Scuba diving on Caribbean shipwrecks is an amazing experience, with an enormous historical and archaeological interest. Every wreck hides its own secrets; Mysteries about travels, the destination and the reasons that caused these Caribbean shipwrecks to sink…everything can be discovered by you swimming among their steel, wood or iron structures.
In addition, Caribbean shipwrecks offer another great appeal to the scuba diving lovers. The marine life develops itself around these wrecks, converting them into artificial reefs. Fish, plants and other marine creatures conquest the old surfaces from bow to stern. They change the cabins, masts and decks, into improvised subaquatic gardens. Caribbean shipwrecks‘ corners offer refuge and protection to the little fish. Moreover, spotted and green moray eels hide themselves into the wreck holes. Meanwhile, bigger fish stay around to feed themselves on the smaller ones.
This article has been written for all of you that ever have wondered about which are the top Caribbean shipwrecks. We have compiled a selection of the most amazing wreck dives you can enjoy in The Dominican Republic and Mexico. In addition, we also explain to you why they are worth a visit.
St George Wreck is one of the favourite dive sites in Bayahibe area for Worldwide divers. Originally known as the MV Norbrae, this transatlantic cargo ship was built in Scotland in 1962, in order to transport wheat and barley from Norway to America. After 20 years, it was abandoned in Santo Domingo harbour. Its name was changed to Saint George after the hurricane George hit the coast of The Dominican Republic in 1998. However, the ship was sunk until 1999 especially for the benefit of scuba diving. Nowadays, this Caribbean shipwreck rests 44m/ 144ft deep waiting for all the divers who want visit it.
There is a Caribbean shipwreck in Punta Cana (the Dominican Republic), which inexplicable sinking still waits to be discovered. We are talking about the Astron wreck, in Bavaro. Everybody knows the vessel hit the reef, but…why? Some people say its drunk captain was the guilty one. However, other people tells the story of a greedy owner who wanted to collect the money of the insurance company. Whatever happened, the fact is the Astron shipwreck – which was 127m in length- was broken into two parts. Nowadays, while its bow emerges from the waves, its stern is immersed just 12m/39ft deep, to delight all the scuba divers.
Monica is a sunken ship located on the Bavaro coast. It was a wooden-hulled railway cargo ship that lies at a depth of 12m/40ft since 1924. Although the vessel is quite destroyed, its surface is wonderfully alive and full of underwater plants and coral. It is one of the Caribbean shipwrecks that you should visit at least once in a lifetime.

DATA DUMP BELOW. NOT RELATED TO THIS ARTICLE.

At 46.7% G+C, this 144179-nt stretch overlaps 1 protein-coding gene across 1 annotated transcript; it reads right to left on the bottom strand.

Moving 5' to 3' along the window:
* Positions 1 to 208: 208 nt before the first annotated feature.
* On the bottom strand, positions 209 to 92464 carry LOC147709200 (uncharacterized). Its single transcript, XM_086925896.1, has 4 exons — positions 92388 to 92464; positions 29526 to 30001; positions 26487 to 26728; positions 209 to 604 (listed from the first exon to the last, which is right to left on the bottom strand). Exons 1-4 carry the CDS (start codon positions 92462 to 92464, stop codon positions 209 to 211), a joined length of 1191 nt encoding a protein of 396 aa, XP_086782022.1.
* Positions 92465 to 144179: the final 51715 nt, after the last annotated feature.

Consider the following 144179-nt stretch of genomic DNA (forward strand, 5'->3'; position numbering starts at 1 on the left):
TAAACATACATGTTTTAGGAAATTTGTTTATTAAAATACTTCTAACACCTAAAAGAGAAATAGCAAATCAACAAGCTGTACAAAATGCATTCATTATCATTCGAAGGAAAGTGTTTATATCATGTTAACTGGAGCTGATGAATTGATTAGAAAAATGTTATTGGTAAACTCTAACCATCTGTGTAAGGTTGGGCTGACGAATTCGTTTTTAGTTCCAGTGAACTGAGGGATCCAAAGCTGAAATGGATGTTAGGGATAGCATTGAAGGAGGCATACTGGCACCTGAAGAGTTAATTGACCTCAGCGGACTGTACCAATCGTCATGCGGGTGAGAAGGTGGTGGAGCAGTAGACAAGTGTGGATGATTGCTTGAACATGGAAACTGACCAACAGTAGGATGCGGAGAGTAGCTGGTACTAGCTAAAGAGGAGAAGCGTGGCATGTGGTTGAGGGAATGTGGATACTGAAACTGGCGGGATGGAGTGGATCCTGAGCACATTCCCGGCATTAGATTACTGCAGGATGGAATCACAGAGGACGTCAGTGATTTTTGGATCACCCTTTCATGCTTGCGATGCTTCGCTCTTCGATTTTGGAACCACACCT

Zingara was sunk on purpose for diving in 1992. It sits in the depth of 35m/ 117ft. Zingara Wreck is a deep dive so, it is more suitable for experienced divers, who enjoy the depth and hidden secrets of Caribbean shipwrecks. Are you one of them?
The Atlantic Princess was used to cruise with tourists in the Bayahibe area many years ago, and it was intentionally sunk in 2008. Scuba diving this shipwreck is a great opportunity even for novel divers because its shallow depth is only 12m/39ft.
“Mama Viña” is the name of a former shrimp boat, intentionally sunk in 1995 for the enjoyment of scuba divers. Nowadays, it is an amazing artificial coral reef plenty of life. There, we can see many different animals. In addition, during the winter, we can see bull sharks swimming around this wreck dive. Its deeper part lies around 28m/100ft depht, while the deck is at 15m/50ft depth more or less. Mama Viña is located across the current, so, its dive has a medium level difficulty. Excursions to Mama Viña are available every Saturday from Dressel Divers Playa del Carmen.
The American USS Scuffle was a mine sweeper that served during World War II. It was renamed Felipe Xicotencatl C53 by the Mexican army. It was sunk in 1999 in the offshore of Chankanaab Park. They chose this place because it’s an easy access for divers in an area sheltered from stronger currents.
The fun part of visiting these Caribbean Shipwrecks is to unravel the mysteries they hide. For this reason, you will need the help of expert divers, who will teach you how not to miss those details which other people will overlook.
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